The 2016 state legislative season featured a wide range of hotly debated clinical, economic and legal issues that affect radiology practice.
The American College of Radiology (ACR) tracked more than 250 radiology-relevant bills addressed by the state legislatures in 2016. As shown on the legislative calendar, all but nine states had wrapped up this year’s legislative activity by July 20. See a state-by-state mapped report.
Many states considered legislation that proposed modifications to their regulation of medical business practices. They considered the growing trend of health care facilities directly employing physicians, proposed modifications to Certificate of Need (CON) regulations that control the growth of hospital infrastructure and medical device acquisition, gross receipt taxes on medical providers and facilities, the proliferation of specialty care centers and the inappropriate medical imaging utilization.
The CON issue was hotly debated in North Carolina and Virginia. Bills on patient referrals and utilization management were considered in 11 states (Delaware, Georgia, Iowa, Illinois, Massachusetts, Maryland, Minnesota, Mississippi, New Jersey, New York, Pennsylvania), and specialty hospitals drew legislative attention in North Carolina, West Virginia and Wyoming.
Network Adequacy and Out-of-Network Payment
Health insurers set and adjust the number of providers in their managed care networks, but they often limit the number of providers within their networks to control costs or maintain affordable premiums. As a result, carriers will create narrow provider networks that may offer beneficiaries authorized access to few specialty providers. Narrow networks are an accepted way of operating a preferred provider organization (PPO) on a set budget, but inadequate networks result in a cascading effect of problems for both patients and providers. State legislatures are addressing this issue by enacting laws to ensure that provider networks established in their respective states are “adequate” to provide reasonable access to primary care and specialty physicians for their members. View a list of network adequacy statutes in 28 states and the District of Columbia.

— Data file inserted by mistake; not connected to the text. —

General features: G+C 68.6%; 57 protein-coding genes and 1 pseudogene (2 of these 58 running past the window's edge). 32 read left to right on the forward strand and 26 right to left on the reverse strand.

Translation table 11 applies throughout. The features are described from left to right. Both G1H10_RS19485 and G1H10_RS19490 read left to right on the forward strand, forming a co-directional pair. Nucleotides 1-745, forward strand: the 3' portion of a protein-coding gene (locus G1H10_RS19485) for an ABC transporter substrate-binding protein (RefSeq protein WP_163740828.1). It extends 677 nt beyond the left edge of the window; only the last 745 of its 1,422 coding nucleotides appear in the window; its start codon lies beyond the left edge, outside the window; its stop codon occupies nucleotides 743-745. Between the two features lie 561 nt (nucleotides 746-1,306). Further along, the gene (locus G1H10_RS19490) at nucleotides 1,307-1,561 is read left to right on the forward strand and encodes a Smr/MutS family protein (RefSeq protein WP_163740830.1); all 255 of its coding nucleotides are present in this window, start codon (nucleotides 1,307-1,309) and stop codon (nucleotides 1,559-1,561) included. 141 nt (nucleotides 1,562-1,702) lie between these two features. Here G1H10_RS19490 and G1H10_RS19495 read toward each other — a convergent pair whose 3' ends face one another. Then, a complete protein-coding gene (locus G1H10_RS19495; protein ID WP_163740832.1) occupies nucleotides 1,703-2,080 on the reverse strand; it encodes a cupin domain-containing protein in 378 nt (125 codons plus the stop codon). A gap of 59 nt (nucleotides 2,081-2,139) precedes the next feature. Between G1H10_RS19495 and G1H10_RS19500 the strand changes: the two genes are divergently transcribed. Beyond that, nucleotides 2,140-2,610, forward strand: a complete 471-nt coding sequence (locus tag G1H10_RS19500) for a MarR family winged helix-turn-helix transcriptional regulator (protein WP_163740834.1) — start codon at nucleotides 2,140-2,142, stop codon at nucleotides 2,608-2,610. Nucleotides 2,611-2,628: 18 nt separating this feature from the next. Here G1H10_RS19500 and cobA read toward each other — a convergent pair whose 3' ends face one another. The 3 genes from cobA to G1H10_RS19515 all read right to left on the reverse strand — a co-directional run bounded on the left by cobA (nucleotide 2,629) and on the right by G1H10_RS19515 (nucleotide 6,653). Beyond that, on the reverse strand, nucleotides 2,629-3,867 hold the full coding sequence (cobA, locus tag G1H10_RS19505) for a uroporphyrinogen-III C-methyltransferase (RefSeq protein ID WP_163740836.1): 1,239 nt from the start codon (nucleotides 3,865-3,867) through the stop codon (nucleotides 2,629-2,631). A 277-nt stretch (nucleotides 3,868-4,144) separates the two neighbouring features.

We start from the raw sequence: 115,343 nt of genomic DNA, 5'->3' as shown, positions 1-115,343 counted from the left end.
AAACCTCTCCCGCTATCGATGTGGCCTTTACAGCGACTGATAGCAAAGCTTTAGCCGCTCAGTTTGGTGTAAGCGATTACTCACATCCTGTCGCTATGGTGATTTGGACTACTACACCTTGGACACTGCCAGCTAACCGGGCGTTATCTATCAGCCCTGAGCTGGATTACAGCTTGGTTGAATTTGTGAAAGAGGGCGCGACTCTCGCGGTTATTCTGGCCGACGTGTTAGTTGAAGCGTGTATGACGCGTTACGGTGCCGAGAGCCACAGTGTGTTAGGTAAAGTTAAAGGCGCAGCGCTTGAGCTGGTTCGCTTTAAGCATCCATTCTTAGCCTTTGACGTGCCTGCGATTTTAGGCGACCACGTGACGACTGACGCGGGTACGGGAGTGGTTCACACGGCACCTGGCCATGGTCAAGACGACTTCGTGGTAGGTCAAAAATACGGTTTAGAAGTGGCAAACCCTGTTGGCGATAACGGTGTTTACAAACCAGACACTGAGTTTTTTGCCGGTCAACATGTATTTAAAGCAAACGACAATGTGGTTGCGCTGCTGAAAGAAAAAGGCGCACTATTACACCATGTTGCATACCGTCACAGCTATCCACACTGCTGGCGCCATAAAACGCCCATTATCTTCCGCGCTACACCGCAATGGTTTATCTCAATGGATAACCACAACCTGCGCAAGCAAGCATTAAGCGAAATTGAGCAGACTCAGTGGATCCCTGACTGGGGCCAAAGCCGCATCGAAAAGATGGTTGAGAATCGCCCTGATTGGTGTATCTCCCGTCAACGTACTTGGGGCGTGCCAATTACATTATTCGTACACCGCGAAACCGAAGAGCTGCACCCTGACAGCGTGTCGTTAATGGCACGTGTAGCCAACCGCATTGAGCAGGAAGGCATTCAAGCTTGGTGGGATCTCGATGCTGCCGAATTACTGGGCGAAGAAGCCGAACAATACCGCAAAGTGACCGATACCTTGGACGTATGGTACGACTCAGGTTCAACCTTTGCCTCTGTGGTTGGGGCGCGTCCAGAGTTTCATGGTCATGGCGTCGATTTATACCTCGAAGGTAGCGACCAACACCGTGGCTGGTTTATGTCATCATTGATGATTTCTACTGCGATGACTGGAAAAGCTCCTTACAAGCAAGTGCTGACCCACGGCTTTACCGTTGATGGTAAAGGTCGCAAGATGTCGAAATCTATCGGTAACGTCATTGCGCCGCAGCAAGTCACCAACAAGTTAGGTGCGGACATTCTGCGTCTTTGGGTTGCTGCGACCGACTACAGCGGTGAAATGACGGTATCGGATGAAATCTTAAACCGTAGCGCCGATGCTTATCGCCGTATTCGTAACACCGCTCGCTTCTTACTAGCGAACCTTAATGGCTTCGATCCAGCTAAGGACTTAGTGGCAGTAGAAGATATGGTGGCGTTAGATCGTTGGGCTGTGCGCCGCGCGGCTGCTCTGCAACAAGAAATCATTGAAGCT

State-level policymakers have to balance the multi-faceted interests of stakeholders. Patients are becoming more educated about their choice of providers within the advertised network. Insurers are closely tracking the profitability of their product offering and are constantly re-evaluating their matrices of in-network providers and hospitals. Physicians and hospitals, seeking to be participating as in-network parties with an insurer, are examining the fairness of contract offerings available to them.
Lawmakers at the state level have become increasingly interested in introducing the legislation based on the Network Adequacy Act, a model bill from National Association of Insurance Commissioners (NAIC) that addresses the shortcomings of narrow-network PPOs. New York (NY A9205) and Texas (TX SB 481) passed balance billing laws in 2014 and 2015, respectively. In 2016, various bills on network adequacy, transparency and out of network provider billing legislation were under consideration in 25 states (California, Colorado, Connecticut, Delaware, Florida, Georgia, Hawaii, Illinois, Louisiana, Maryland, Massachusetts, Minnesota, Mississippi, Missouri, New Hampshire, New Jersey, New York, Oklahoma, Pennsylvania, Rhode Island, South Carolina, Tennessee, Utah, Washington and West Virginia.)
Registered Radiology Assistant
A registered radiologist assistant (RRA) is an advanced-level radiologic technologist who works under the direct supervision of a radiologist to enhance patient care. Selected chapters of American Society of Radiologic Technologists (ASRT) are working with state radiological societies and the ACR on the radiologist assistant (RA) issue.
Thirty-one states license or recognize the RA. New Hampshire was added to that list this year following passage of SB 330. The ACR expects more radiologic technologist licensure bills to be introduced in upcoming 2017 legislative session.
Breast Health and Breast Density Disclosure